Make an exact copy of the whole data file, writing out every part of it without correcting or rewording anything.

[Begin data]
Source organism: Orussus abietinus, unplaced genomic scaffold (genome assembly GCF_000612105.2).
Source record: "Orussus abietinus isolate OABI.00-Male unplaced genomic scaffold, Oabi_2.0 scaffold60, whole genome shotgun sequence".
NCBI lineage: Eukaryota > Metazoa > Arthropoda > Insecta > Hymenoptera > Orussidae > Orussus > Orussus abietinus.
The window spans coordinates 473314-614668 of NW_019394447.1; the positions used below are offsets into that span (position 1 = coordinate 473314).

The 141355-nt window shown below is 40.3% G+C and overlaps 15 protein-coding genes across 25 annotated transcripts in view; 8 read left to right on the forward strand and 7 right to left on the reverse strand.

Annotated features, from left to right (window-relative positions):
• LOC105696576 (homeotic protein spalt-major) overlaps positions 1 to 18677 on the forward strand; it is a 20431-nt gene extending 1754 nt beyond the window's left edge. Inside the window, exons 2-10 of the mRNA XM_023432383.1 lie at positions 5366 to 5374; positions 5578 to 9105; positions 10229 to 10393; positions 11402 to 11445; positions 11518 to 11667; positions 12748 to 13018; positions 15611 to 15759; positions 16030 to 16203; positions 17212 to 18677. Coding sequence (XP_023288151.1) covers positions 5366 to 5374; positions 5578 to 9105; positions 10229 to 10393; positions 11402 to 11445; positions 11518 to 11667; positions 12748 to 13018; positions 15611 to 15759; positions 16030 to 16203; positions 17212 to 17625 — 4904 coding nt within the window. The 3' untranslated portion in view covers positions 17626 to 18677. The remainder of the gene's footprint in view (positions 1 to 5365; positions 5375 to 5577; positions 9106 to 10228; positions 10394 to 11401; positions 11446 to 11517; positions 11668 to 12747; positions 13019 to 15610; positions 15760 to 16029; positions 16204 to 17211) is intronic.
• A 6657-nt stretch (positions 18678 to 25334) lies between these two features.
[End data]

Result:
Source organism: Orussus abietinus, unplaced genomic scaffold (genome assembly GCF_000612105.2).
Source record: "Orussus abietinus isolate OABI.00-Male unplaced genomic scaffold, Oabi_2.0 scaffold60, whole genome shotgun sequence".
NCBI lineage: Eukaryota > Metazoa > Arthropoda > Insecta > Hymenoptera > Orussidae > Orussus > Orussus abietinus.
The window spans coordinates 473314-614668 of NW_019394447.1; the positions used below are offsets into that span (position 1 = coordinate 473314).

The 141355-nt window shown below is 40.3% G+C and overlaps 15 protein-coding genes across 25 annotated transcripts in view; 8 read left to right on the forward strand and 7 right to left on the reverse strand.

Annotated features, from left to right (window-relative positions):
• LOC105696576 (homeotic protein spalt-major) overlaps positions 1 to 18677 on the forward strand; it is a 20431-nt gene extending 1754 nt beyond the window's left edge. Inside the window, exons 2-10 of the mRNA XM_023432383.1 lie at positions 5366 to 5374; positions 5578 to 9105; positions 10229 to 10393; positions 11402 to 11445; positions 11518 to 11667; positions 12748 to 13018; positions 15611 to 15759; positions 16030 to 16203; positions 17212 to 18677. Coding sequence (XP_023288151.1) covers positions 5366 to 5374; positions 5578 to 9105; positions 10229 to 10393; positions 11402 to 11445; positions 11518 to 11667; positions 12748 to 13018; positions 15611 to 15759; positions 16030 to 16203; positions 17212 to 17625 — 4904 coding nt within the window. The 3' untranslated portion in view covers positions 17626 to 18677. The remainder of the gene's footprint in view (positions 1 to 5365; positions 5375 to 5577; positions 9106 to 10228; positions 10394 to 11401; positions 11446 to 11517; positions 11668 to 12747; positions 13019 to 15610; positions 15760 to 16029; positions 16204 to 17211) is intronic.
• A 6657-nt stretch (positions 18678 to 25334) lies between these two features.